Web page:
|Click to expand. Wherever you see road, it's the road we're on.|
|The last night.|
16 nights, about 2600 miles, some familiar things, some new. Perhaps a little faster than we’d ideally prefer. But it’s good to be home.
A few more pics...
|Along the Beartooth|
|Along the Beartooth|
|Clyde Holliday State Park in Oregon|
|Believe it or not... the only petrified wood park in South Dakota.|
|Red Lodge Ales|
Thursday, November 10, 2016
Dar's Mom, Marion, was a key member of the crew too. She supplied the food and refreshments to keep the crew moving so the job would be done before the snow flies.
Our summer evaporated as the calendar turned to September. Time to head back west again. We left September 11.
Here are a few photos of the various crew members. And, of course, there are more pics in our online photo album.
Friday, July 8, 2016
Monday, June 27, 2016
Wednesday, June 22, 2016
I arrived bright and early on a Tuesday and reported to surgery, my trusty patient advocate and moral support at my side. Mustering up courage and my best game-day face, I struggled to keep things light by bantering with the staff and joking around a bit to keep my mind off the chamber of horrors in the next room. It was fine. I’m going to get through this.
I don’t remember much after getting to the operating room. I climbed on the table, positioned myself where they wanted me, an injection of a drug cocktail including versed, my personal amnesiatic of choice, and I was in la-la land. Vague memories of 70s music… some conversation… the doctor talking his way through the procedure… and it was over. I’m told the procedure usually takes just 12 to 15 minutes, but it seemed like just a minute or two to me. Just another minute or two to come out of the drug stupor and I climbed down off the table and into an awaiting wheel chair for the ride to my prep room. Into a recliner, cup of coffee, and the best toast I’ve ever eaten.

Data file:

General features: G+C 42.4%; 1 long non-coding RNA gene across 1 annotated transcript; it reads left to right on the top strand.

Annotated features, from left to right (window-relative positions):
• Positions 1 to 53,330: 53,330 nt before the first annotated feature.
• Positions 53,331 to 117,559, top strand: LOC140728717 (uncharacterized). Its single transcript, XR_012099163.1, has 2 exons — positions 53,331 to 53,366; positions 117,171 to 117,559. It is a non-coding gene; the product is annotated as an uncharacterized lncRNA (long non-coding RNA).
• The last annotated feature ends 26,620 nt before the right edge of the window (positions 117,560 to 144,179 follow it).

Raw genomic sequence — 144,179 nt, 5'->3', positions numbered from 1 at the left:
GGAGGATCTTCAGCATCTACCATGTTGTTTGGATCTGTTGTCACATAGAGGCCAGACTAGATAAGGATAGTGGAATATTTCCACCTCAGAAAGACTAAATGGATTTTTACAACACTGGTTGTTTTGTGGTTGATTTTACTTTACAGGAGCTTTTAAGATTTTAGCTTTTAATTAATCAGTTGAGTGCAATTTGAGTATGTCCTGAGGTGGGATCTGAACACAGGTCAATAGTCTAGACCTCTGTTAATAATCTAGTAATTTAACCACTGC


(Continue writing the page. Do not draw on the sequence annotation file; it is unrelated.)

One must be a little careful the first few days after cataract surgery. No bending over or heavy lifting or anything that could cause strain or raise the blood pressure. I was fine with that, mellowing in the afterglow of knowing that it was over.
Anyway, the eye healed and I was happy with the result. My previous prescription glasses no longer worked. As expected, I will need reading glasses for close-up work, but the clarity and crispness of my new vision is really something. I wonder what Alaska looks like with these new peepers?
A follow-up visit to the eye doc proved that all was going as it should for the first eye, and that the second eye would be following along just a couple weeks later. That procedure was an almost identical repeat of the first.
And now I’m done. Two eyes… two new lenses… new clearer and crisper vision. In a few more weeks I’ll get a new prescription for glasses, but I can tell already that it’s quite possible to function without any correction at all for most things. I can even read without glasses if I hold what I’m reading at a stretched arms length. A remarkable ordeal. A remarkable change for the better.
And now we’re ready to go exploring again.
Tuesday, June 21, 2016
Here’s an unfortunate fact. I’m not very strong when it comes to medical procedures of almost any kind. I’ve passed out from blood draws and other needle sticks. Donating blood is a worthy cause that I’ve done, but a few times the ordeal ended with me on the floor... even after getting my cookie and orange juice. Putting eye drops in has required a team of people. Eye clinics have rarely had patients that needed so many hands to hold open the eye lids for the dreaded glaucoma test. Contact lenses were not even a consideration when I needed glasses. So, the idea of surgery on my eye was simply off-the-chart. Fear, even baseless fear, is a powerful force.
But the prospect of going blind is an even more powerful force. A force that’ll make even the weak strong. And, over time, I came to accept, even look forward to, the idea that someone would be sticking a hot poker into my eye, shattering and sucking out the old lens, and sliding a new plastic replacement in through the hole made by the hot poker. And all this, mind you, while I’m awake? Really?
Initiative. Resourcefulness. Aggressiveness. However we define it, there seems to be too little of it among teenagers these days.